Springfield Presbyterian Church celebrated its 220th anniversary on Nov. 16. The church is one of the oldest churches in the area, being founded in 1788 by a colony of Scotch-Irish pioneers who also played a role in the founding of Washington County.
The roots of the church date back to the missionary work of Rev. Terah Templin, who came to Kentucky before 1781 and acquired 600 acres of land about five miles north of Springfield. He is believed to have given the first sermon ever delivered in Kentucky.
The church has been at its present location since 1827, although the building was razed a few times over the next few years due to fire and an increase in membership. The current building has been standing since 1888 with the bell tower from 1836 still attached.
“The challenge of this church is to not look at the past as our best days being behind us,” said Rev. Clay S. Stevens, the church’s pastor since 1992. “It’s nice to have a historic building, but it’s more important to focus on worship.”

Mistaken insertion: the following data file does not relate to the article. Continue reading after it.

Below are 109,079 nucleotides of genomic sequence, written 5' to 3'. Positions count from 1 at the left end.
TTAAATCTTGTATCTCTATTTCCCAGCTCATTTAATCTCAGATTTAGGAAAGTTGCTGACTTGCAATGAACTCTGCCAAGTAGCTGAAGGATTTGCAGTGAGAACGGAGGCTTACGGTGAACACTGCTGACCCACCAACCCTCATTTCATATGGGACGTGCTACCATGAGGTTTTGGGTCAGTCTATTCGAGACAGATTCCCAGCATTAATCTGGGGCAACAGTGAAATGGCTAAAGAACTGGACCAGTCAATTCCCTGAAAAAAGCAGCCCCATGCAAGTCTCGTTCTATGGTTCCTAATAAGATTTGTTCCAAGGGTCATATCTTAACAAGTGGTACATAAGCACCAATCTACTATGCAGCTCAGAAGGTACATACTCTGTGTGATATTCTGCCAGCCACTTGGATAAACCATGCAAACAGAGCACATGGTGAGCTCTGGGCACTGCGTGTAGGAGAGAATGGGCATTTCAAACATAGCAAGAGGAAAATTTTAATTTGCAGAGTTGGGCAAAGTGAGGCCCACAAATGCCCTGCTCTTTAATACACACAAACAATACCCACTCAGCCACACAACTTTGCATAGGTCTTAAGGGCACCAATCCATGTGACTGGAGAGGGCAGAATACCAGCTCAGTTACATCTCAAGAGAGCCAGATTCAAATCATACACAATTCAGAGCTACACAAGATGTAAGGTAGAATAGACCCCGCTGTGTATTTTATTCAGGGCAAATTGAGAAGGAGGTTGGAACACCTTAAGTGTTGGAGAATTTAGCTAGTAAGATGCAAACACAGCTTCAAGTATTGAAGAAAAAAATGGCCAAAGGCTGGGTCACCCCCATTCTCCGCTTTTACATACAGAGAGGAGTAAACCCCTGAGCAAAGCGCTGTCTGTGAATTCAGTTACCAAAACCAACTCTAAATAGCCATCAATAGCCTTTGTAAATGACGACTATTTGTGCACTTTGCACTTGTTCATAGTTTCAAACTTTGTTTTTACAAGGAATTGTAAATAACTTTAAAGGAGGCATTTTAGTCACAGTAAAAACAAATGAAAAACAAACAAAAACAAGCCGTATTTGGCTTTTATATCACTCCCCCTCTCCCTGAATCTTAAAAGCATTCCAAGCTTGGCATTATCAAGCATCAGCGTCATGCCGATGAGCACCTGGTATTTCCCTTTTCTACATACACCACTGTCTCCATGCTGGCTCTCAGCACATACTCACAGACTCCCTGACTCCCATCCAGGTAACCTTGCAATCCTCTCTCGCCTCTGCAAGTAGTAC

It’s an old church steeped in area history. Many families who attend the church can trace their families back to the formation of the church.
In 2000, Springfield Presbyterian Church became the fourth Presbyterian Church (U.S.A.) to become part of the Confessing Church Movement.
“That’s a public declaration saying that we stand for the authority of the scripture, the unique worship of Jesus Christ and that marriage is a gift from God between a man and a woman,” Stevens added.
The church has plans to expand, having acquired the adjacent Cunningham building and is slowly renovating the property for fellowship purposes.
While the church has 220 years of history to look back on, it’s clear that Stevens is focused on the needs of future generations of believers and what the next 220 years has to offer.